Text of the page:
In general, vintage racing versions of their street-legal muscle car counterparts don’t command quite as much collector interest. And that’s a shame, really – except for the buyer. Just take this amazingly restored 1969 Ford Mustang Shelby GT350 SCCA racer that’s up for sale at Russo and Steele, for example. Any 1969 Shelby is rare as-is, and a smaller percentage of them have any sort of documented racing history. And even fewer have lived as cool a life as this particular car.
This 1969 Ford Mustang Shelby GT500 started life as a regular, production car in Silver Jade equipped with a C6 automatic transmission. It was originally delivered to Hayward Ford on January 7th, 1969 and sold on August 28th, 1969. But sometime after that, the car was stolen and subsequently wrecked. The owner’s insurance company declared it totaled, and the remains were sold to ABC Auto Wreckers of San Leandro, California in 1971.
The kicker to this story is the fact that ABC’s owner at the time was Jerry Lecatse, an active SCCA member and Shelby enthusiast. He had a friend who had recently finished converting his own 1969 Ford Mustang Shelby GT350 into an SCCA B/Production racer, so this car seemed like the perfect candidate with which to do the same thing and give his buddy a little competition.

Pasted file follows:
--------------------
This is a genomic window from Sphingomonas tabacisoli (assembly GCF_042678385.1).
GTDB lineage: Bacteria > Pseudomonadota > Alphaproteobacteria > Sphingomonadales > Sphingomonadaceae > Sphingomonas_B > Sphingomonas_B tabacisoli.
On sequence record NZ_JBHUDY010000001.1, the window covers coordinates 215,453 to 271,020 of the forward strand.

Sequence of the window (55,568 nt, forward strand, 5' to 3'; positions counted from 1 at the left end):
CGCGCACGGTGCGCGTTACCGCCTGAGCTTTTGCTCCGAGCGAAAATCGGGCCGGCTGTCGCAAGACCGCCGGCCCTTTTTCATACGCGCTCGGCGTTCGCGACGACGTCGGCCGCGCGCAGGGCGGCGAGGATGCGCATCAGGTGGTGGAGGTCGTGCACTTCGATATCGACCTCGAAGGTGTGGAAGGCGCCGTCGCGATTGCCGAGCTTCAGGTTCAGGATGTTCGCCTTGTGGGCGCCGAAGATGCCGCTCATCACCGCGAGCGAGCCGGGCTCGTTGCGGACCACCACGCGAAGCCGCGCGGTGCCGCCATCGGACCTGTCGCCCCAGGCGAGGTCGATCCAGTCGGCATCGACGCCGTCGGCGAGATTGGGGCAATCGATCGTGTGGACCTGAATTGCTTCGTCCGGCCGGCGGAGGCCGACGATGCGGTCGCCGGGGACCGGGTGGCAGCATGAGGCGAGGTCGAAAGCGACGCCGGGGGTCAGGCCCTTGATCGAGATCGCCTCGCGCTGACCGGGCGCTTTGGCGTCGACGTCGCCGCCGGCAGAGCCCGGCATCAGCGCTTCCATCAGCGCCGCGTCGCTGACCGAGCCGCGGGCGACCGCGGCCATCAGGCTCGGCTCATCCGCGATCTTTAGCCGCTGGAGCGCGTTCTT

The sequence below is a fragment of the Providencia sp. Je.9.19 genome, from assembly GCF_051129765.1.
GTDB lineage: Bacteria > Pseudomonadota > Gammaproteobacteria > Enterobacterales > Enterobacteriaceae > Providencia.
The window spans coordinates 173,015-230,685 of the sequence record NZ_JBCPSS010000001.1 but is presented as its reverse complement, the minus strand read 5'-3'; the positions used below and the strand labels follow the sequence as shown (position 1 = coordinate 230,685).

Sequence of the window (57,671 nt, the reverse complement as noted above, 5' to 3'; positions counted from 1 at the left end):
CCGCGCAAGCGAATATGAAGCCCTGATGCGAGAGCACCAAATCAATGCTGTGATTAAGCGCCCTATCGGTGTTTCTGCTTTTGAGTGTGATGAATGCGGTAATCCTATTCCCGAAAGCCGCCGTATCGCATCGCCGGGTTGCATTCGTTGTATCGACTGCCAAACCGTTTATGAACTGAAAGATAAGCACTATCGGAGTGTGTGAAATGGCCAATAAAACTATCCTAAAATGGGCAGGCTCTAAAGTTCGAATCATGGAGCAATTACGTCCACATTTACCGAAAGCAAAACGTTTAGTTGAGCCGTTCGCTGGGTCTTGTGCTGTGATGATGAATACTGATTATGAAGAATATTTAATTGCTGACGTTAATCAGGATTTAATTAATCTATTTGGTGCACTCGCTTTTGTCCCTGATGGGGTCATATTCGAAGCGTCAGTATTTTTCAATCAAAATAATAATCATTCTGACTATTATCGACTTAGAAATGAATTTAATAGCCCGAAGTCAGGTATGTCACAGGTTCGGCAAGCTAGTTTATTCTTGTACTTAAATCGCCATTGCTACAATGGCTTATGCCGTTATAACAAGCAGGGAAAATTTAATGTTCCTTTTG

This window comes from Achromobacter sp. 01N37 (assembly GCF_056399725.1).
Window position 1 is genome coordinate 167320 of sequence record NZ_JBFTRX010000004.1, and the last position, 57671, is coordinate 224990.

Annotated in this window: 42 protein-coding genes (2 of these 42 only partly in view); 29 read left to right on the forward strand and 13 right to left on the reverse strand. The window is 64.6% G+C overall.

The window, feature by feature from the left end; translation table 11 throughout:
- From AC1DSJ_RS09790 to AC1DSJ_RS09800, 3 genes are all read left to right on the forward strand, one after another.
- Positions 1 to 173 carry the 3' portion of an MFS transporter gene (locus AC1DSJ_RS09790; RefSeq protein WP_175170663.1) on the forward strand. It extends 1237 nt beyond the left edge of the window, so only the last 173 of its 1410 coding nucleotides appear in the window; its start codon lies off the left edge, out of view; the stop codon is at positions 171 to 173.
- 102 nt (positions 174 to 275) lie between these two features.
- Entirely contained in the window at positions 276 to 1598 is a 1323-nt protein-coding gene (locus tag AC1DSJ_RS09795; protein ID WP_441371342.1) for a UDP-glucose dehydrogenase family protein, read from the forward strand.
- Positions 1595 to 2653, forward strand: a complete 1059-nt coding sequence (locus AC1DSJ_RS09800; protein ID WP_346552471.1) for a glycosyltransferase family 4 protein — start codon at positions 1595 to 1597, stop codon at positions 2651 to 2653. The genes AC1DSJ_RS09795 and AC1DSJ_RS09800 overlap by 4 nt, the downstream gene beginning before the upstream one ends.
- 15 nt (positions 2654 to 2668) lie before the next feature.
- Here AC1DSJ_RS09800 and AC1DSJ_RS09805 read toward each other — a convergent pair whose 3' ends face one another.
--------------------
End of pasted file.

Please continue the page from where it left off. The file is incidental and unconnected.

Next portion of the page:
The conversion included the installation of a Boss 302 engine, all the required safety equipment, fiberglass bodywork, and 15-inch wheels, all to satisfy SCCA competition requirements and make the car competitive. Lecatse painted the car Grabber Green and proceeded to campaign it in a series of Regional and National events from 1972 through 1975.
Today, this historic 1969 Ford Mustang Shelby GT350 racer has been painstakingly restored from the ground up. It’s also competed in a slew of vintage racing events in the time since, including the Monterey Historics (HMSA) at Laguna Seca, Coronado Festival of Speed (HMSA), and the CSRG Charity Challenge at Sonoma. With a full array of documentation, this special car can also tell its fascinating story in its entirety.
This gorgeous machine might not win any concours events for originality, but it is an incredibly interesting slice of racing history. And for that reason alone, we think that it’s quite special, even if those guys with clipboards and fancy hats may not agree.